How did farming lead to new types of economic activities?


How did farming lead to new types of economic activities?

The neolithic revolution

From around 10,000 to 8000 BC, human cultures in fertile grounds, like the fertile crescent in southwest Asia or the Yellow River basin in China, slowly switched from a nomadic to a sedentary lifestyle. The switch toward agriculture affected other areas of life and produced wealth, which allowed for the first big civilizations to appear in those same areas.

Answer and Explanation:

By switching to farming, humans could for the first time in history be sure of what and when they would eat. While nomadic cultures had to rely on chance and were therefore much more vulnerable to natural forces, agrarian cultures could produce and store food for later, making them less vulnerable. The sudden excess of food produced extra wealth that could be channeled towards other economic activities. For example, a nomad didn't have the time nor the resources to produce elaborately decorated weapons or pottery, but instead everyone made their own rudimentary versions. In an agrarian society, a peasant could work on the land and sell the extra food he made in exchange for other products. People who were particularly good at making weapons or objects for domestic use could then specialize and improve their craft. With time, a division of labor appeared with specialized, more efficient crafts, and the increased efficiency led to increased wealth, eventually creating enough excess to support art, culture and governance.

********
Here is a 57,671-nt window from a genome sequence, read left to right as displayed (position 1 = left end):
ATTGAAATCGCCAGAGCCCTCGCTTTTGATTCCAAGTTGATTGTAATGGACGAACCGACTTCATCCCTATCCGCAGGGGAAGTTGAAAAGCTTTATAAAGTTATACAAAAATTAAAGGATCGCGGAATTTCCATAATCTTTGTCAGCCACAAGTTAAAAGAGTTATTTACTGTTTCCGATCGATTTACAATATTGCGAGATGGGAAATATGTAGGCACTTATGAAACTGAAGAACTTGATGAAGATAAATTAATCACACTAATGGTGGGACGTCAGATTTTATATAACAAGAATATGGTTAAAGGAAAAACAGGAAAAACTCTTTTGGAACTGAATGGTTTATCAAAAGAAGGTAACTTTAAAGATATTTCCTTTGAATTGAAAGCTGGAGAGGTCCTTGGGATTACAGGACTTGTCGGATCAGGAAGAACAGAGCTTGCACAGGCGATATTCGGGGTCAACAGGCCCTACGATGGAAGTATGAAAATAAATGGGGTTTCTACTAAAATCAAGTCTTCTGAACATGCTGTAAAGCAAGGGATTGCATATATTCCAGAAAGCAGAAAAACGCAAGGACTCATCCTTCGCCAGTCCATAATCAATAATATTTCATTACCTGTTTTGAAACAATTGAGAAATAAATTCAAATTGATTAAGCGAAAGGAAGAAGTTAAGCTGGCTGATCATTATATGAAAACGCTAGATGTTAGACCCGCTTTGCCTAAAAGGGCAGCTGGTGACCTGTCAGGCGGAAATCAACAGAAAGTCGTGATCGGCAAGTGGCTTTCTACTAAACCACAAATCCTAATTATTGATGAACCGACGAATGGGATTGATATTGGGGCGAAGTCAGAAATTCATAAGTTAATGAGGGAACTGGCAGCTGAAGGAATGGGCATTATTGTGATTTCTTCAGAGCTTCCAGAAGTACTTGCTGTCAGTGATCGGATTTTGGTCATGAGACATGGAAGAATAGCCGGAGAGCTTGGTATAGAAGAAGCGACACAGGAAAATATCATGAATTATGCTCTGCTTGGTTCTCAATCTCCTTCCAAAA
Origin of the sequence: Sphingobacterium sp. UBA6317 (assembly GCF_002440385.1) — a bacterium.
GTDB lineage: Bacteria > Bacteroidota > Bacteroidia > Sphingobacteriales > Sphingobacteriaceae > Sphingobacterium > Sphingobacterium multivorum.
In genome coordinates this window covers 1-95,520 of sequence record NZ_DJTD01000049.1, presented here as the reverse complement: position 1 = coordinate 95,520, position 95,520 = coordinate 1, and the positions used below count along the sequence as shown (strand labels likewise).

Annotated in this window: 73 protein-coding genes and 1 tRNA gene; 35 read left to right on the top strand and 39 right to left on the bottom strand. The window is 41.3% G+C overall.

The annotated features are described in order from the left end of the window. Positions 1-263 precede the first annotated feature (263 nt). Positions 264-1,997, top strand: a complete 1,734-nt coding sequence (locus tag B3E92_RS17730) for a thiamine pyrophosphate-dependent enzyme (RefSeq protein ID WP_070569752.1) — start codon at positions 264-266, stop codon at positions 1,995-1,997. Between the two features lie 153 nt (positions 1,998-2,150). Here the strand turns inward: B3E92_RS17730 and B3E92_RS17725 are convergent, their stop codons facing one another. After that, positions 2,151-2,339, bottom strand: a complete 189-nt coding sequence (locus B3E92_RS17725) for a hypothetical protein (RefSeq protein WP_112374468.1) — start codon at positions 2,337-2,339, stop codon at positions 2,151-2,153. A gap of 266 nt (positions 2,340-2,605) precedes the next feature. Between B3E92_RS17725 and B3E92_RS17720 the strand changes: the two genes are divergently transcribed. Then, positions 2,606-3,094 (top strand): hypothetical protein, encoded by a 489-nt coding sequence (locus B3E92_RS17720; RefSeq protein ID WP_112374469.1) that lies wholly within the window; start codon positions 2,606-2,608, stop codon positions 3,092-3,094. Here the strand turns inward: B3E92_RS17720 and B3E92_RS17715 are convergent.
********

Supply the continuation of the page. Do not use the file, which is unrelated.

Learn more about this topic:

Neolithic Agricultural Revolution: Causes and Implications

from History 101: Western Civilization I

Chapter 1 / Lesson 2

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